Uddhav rises, Fadnavis falls as Ajit backs outUpdated: Nov 27, 2019 01:38 IST
Three days after Devendra Fadnavis took oath as the chief minister of Maharashtra, even as the Shiv Sena-Nationalist Congress Party (NCP)-Congress combine was readying to announce Uddhav Thackeray as their candidate for the top post, the table’s turned on Tuesday.
Thackeray will be sworn in as the chief minister on November 28 at Shivaji Park, the ground where his father, the late Bal Thackeray, founded the Shiv Sena in 1966.
On a day of frantic developments, the Bharatiya Janata Party (BJP)-Ajit Pawar government crumpled after the Supreme Court (SC) ordered a trust vote to be held through an open ballot on the floor of the state Assembly by 5pm on Wednesday.
Ajit Pawar, isolated by his uncle and NCP chief Sharad Pawar, resigned as deputy chief minister by 11.30am on Tuesday, followed by Fadnavis — who was relying on NCP MLAs to prove his government’s majority during the floor test — announcing that he was stepping down too.
With both CM and his deputy quitting, the three-party alliance of Shiv Sena, NCP and Congress gathered their legislators at a five-star hotel in Bandra-Kurla Complex (BKC) and officially announced the formation of Maharashtra Vikas Aghadi, with Uddhav Thackeray as their chief ministerial candidate. NCP state unit chief Jayant Patil proposed Thackeray’s name for the post and the proposal was backed by Congress’s Balasaheb Thorat, who was elected the party’s group leader earlier on Tuesday. Both Patil and Thorat are tipped to be deputy chief ministers in the new government, but the alliance has not yet announced its power-sharing pact.
“I accept the responsibility given by all of you. I’m not alone, but you all are CMs with me. What has happened today is the actual democracy,” Thackeray said, in his brief speech at the meeting, adding that while “those who were friends for 30 years, did not trust us. But those against whom we fought for 30 years have trusted me”.
Earlier, the BJP made it clear that it decided not to face the floor test after Ajit backed out.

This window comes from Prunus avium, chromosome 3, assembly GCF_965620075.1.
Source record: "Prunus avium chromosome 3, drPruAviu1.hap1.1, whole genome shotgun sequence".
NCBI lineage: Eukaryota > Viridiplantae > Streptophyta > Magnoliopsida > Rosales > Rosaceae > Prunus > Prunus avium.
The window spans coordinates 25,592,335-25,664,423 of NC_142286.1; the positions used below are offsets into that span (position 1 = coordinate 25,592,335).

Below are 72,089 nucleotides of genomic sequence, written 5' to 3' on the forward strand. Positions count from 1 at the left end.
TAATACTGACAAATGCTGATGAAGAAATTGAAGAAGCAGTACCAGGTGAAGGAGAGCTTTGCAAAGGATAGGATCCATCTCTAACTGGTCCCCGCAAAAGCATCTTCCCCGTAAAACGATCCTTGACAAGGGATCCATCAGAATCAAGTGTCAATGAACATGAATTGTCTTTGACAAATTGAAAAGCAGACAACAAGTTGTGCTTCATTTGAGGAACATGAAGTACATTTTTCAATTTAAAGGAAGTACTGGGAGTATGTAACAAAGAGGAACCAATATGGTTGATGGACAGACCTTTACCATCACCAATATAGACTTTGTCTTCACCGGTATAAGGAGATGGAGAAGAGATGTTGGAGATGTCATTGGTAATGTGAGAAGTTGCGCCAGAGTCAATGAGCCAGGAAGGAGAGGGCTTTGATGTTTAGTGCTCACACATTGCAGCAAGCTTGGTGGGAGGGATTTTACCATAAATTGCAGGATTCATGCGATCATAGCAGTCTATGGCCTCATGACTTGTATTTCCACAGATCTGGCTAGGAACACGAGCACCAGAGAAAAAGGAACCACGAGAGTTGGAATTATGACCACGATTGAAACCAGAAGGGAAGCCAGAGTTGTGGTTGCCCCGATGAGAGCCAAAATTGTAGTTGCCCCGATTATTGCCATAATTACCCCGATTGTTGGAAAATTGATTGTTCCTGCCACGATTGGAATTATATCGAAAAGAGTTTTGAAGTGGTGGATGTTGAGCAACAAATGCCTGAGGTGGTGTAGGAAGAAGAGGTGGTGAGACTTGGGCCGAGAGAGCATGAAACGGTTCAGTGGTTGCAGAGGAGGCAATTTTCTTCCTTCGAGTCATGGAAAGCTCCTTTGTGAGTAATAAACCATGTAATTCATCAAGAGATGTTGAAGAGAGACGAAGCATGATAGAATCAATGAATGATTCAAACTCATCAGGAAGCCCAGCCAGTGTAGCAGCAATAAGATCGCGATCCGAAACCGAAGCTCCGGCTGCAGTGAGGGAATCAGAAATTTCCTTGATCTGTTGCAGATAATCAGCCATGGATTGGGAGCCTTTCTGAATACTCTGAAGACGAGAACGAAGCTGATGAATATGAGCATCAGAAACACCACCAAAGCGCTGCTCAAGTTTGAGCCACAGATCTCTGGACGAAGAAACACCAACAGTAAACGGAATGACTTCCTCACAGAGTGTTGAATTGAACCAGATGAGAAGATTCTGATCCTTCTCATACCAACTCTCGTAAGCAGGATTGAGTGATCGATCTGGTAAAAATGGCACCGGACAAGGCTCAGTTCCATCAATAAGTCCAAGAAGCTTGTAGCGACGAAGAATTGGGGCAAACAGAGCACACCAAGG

“After the Supreme Court order, Ajit Pawar met me and said that for some reason he can’t stay in this alliance. I have to resign as he has resigned… we do not have majority,” said Fadnavis, addressing a press conference at the state guest house, Sahyadri.
“We had decided from Day 1 that we will not engage in horse-trading. We decided to form the government because we thought that the entire NCP group will back us,” said Fadnavis, before heading to Raj Bhavan and handing over his resignation to Governor Bhagat Singh Koshyari.
Meanwhile, the NCP is yet to spell out the fate of Ajit Pawar, who called on Sharad Pawar late on Tuesday at the latter’s residence. NCP leaderssaid Ajit’s meetings with Pratibha Pawar, wife of Sharad Pawar; and Sadanand Sule, husband of Supriya Sule, were crucial in making the former change his mind. “He [Ajit Pawar] was under tremendous pressure from the family as well as party. For the past four days, senior NCP leaders continued meeting him to convince him to come back. But his meeting with Pratibhatai seems to have played a major role in convincing Ajit to change his decision. He respects her like his mother,” said a senior NCP leader, on condition of anonymity.
Meanwhile, the BJP’s official line, which was reflected in its letter to stake claim as well, was that the NCP was its coalition partner and all of NCP’s 54 legislators would support Fadnavis. But the fact that this wasn’t the case became clear soon after Sharad Pawar removed Ajit Pawar from the party’s legislature party chief’s post. Two senior BJP leaders, who did not wish to be named, said the deal with Pawar was that he would manage the support of around 27-30 lawmakers. But it was becoming increasingly clear that Sharad Pawar had managed to avoid a split in his party.
“It was a mistake,” the BJP leaders said. “First, to rely on Ajit Pawar and think he could get the better of Sharad Pawar. Second, to be sure of getting their Speaker elected through a secret ballot to sail through the trust vote.”